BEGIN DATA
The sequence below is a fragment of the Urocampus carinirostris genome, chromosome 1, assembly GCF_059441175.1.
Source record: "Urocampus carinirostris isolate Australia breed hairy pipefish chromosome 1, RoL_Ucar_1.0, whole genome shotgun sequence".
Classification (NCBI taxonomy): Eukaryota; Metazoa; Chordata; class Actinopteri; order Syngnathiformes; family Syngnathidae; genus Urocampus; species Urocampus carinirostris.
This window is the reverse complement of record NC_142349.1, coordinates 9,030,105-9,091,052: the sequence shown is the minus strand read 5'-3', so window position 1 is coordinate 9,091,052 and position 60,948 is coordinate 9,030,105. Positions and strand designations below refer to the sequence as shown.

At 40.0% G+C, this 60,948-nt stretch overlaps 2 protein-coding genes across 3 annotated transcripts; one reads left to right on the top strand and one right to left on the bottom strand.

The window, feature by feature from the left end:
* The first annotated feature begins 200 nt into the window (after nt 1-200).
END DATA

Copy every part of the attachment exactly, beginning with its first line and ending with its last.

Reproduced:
The sequence below is a fragment of the Urocampus carinirostris genome, chromosome 1, assembly GCF_059441175.1.
Source record: "Urocampus carinirostris isolate Australia breed hairy pipefish chromosome 1, RoL_Ucar_1.0, whole genome shotgun sequence".
Classification (NCBI taxonomy): Eukaryota; Metazoa; Chordata; class Actinopteri; order Syngnathiformes; family Syngnathidae; genus Urocampus; species Urocampus carinirostris.
This window is the reverse complement of record NC_142349.1, coordinates 9,030,105-9,091,052: the sequence shown is the minus strand read 5'-3', so window position 1 is coordinate 9,091,052 and position 60,948 is coordinate 9,030,105. Positions and strand designations below refer to the sequence as shown.

At 40.0% G+C, this 60,948-nt stretch overlaps 2 protein-coding genes across 3 annotated transcripts; one reads left to right on the top strand and one right to left on the bottom strand.

The window, feature by feature from the left end:
* The first annotated feature begins 200 nt into the window (after nt 1-200).